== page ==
|The Marbled Murrelet is a seabird of conservation concern that nests in large, mossy branches of old growth trees (Ralph et al. 1995). Documentation of population declines in locations throughout its breeding range (Klosiewski and Laing 1994, Kelson et al. 1995, Strong 2003) has created concerns regarding the demographic consequences of continuing harvest and fragmentation of old-growth habitat (Burger 2002). The establishment of adequate habitat reserves of terrestrial habitat has been proposed as a management priority to ensure sustainable populations of murrelets (Burger 2002, McShane et al. 2004). However, this process has been hampered by the uncertainty regarding the relative value of different size patches of forests for nesting murrelets. Small forest patches may be less productive due to their high proportion of edge habitat, which is often subjected to higher rates of nest predation (Paton 1994, Batáry and Báldi 2004, but see Lahiti 2001). Nest predation may be elevated at edges if predators such as corvids preferentially use edges as travel lines (Andrén 1995), forage disproportionately along edges due to higher densities of prey (Gates and Gysel 1978), or if nests at edges have higher risk of predation due to lower nest-site cover (Ratti and Reese 1988). Edges may also be detrimental to nesting murrelets as a result of less hospitable microclimate regimes found in these habitats (Burger 2002, McShane et al. 2004). Increases in temperature and solar radiation at edges may cause thermal stress or dehydration in murrelet chicks at clearcut edges (Binford et al. 1975), or reduce the growth and recruitment of mossy nesting platforms. However, the evidence is equivocal as to whether small patches and forest edges actually negatively impact murrelet productivity. While some researchers have found samples of successful nests to be significantly farther from edges than failed nests (Nelson and Hamer 1995, Manley 1999), others have found no significant difference in nest success between nests adjacent to or far from edges (Bradley 2002; Zharikov 2006, 2007). In addition, murrelets appear to nest disproportionately near both natural edges such as streams and avalanche chutes, as well as anthropogenic edges such as clearcuts and regenerating forest (Nelson and Hamer 1995, McShane et al. 2004, Zharikov et al. 2006, 2007). This seemingly paradoxical preference likely reflects a requirement of this heavily wing-loaded bird for safe access to nest sites for adults, and clear flight paths for fledgling chicks (Manley 1999). This observation highlights the importance of determining the extent of edge effects on murrelets, as a preference for edges may be maladaptive in industrially fragmented landscapes. We are currently investigating the local and landscape-level factors that influence the presence of edge effects for Marbled Murrelets. These data will be used to refine policies for recognizing the potential value of existing areas of habitat and for guiding the selection of additional areas.|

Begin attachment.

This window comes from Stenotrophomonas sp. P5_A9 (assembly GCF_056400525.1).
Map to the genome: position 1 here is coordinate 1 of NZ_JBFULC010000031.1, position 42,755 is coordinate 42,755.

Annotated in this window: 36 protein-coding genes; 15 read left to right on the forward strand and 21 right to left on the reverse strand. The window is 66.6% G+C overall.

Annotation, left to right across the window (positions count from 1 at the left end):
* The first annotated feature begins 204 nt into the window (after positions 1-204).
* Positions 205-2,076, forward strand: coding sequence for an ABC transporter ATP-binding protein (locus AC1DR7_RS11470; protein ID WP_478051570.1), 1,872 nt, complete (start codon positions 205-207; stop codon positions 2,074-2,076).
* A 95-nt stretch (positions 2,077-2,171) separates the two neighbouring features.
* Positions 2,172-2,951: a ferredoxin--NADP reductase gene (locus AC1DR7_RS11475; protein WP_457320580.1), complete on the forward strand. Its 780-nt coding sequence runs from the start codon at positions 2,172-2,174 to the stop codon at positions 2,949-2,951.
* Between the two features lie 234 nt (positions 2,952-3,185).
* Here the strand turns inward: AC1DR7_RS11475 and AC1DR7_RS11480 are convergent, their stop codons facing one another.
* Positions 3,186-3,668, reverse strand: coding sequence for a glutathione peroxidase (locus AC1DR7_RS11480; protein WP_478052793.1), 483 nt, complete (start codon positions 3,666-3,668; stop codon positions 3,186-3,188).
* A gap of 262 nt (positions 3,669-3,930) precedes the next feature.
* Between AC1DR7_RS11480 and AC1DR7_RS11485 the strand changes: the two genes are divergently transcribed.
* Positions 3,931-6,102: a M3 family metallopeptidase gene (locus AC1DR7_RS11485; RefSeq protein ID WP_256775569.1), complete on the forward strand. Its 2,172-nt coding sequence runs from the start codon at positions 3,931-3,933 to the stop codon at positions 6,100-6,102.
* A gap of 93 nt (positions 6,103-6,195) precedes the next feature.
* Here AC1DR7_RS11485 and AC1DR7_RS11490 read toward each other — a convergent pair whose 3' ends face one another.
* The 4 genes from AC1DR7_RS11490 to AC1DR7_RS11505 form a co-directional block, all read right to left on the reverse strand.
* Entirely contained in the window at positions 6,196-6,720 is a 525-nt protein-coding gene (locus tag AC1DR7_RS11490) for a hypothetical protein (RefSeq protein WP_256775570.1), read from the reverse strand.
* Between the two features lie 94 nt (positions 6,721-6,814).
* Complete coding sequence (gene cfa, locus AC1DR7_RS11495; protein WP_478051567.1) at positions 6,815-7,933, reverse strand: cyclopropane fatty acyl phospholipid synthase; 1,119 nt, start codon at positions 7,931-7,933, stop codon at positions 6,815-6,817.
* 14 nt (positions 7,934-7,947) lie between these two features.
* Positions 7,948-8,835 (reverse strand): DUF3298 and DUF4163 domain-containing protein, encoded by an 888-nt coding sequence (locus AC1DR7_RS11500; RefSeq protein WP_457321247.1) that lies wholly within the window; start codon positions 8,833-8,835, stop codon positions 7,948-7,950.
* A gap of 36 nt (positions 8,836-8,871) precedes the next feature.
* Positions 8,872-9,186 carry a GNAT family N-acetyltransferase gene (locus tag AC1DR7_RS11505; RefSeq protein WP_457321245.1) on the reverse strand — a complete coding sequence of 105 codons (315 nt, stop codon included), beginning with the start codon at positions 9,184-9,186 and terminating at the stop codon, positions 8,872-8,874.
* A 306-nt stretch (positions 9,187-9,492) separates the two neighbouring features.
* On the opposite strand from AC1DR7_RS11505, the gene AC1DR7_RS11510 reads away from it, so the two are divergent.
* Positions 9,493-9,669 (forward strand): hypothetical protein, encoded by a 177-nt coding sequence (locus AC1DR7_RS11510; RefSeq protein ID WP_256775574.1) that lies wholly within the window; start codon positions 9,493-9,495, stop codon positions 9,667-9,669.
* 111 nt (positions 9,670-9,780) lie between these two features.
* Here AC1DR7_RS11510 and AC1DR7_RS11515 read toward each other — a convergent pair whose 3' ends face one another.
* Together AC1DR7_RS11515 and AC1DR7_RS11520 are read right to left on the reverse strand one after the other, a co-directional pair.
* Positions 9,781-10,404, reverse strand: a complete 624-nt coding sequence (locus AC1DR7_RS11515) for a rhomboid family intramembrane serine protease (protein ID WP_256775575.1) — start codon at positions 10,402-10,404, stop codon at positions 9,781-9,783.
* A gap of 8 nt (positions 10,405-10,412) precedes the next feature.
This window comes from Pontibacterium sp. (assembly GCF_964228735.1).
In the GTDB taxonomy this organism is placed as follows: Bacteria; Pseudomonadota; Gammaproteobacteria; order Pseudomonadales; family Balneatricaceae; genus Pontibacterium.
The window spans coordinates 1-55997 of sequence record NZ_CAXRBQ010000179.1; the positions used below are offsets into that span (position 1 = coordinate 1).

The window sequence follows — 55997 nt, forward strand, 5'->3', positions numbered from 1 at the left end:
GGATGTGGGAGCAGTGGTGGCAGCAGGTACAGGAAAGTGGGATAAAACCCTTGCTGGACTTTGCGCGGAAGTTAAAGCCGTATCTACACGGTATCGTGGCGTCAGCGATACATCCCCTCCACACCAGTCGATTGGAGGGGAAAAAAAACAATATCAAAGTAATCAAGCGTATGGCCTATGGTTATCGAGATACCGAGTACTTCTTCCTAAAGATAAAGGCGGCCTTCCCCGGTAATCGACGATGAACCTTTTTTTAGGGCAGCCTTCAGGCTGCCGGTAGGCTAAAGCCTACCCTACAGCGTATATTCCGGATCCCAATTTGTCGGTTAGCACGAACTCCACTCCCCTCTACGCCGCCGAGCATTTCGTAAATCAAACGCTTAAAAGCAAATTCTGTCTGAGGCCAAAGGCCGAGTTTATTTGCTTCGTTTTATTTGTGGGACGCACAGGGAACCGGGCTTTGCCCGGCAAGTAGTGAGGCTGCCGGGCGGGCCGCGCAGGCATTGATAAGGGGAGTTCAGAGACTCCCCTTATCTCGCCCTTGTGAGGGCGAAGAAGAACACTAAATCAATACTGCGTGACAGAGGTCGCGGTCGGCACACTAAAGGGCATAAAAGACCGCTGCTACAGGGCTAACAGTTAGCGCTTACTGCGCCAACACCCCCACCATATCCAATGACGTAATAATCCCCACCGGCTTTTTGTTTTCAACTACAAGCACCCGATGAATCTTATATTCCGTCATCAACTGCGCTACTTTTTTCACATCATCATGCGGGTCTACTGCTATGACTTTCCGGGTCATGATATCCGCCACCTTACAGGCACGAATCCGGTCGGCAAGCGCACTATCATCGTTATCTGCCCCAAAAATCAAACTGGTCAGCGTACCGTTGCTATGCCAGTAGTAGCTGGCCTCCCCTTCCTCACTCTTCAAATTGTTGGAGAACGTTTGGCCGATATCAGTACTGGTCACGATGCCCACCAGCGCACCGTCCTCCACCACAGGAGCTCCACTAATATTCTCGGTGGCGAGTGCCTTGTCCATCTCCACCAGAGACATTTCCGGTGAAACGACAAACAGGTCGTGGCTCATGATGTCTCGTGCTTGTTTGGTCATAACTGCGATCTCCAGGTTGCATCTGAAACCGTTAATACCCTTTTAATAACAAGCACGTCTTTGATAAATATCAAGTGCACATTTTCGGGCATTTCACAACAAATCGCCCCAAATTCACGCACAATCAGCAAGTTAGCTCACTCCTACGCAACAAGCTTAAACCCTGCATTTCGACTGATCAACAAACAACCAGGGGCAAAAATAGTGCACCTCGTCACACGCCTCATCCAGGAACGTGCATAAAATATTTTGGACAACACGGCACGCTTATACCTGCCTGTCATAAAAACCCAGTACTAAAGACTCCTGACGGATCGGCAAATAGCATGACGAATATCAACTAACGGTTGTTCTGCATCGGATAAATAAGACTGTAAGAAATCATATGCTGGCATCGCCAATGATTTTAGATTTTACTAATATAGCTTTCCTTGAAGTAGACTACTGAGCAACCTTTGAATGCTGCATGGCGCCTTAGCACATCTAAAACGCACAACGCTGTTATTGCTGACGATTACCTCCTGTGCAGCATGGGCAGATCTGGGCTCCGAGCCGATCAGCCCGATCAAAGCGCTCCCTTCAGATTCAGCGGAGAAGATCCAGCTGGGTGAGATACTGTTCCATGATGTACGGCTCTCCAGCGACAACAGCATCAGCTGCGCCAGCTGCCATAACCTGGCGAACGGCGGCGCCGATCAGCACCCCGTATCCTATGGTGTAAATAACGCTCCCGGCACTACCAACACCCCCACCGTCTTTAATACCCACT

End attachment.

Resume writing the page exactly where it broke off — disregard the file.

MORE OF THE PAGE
David B. Lank.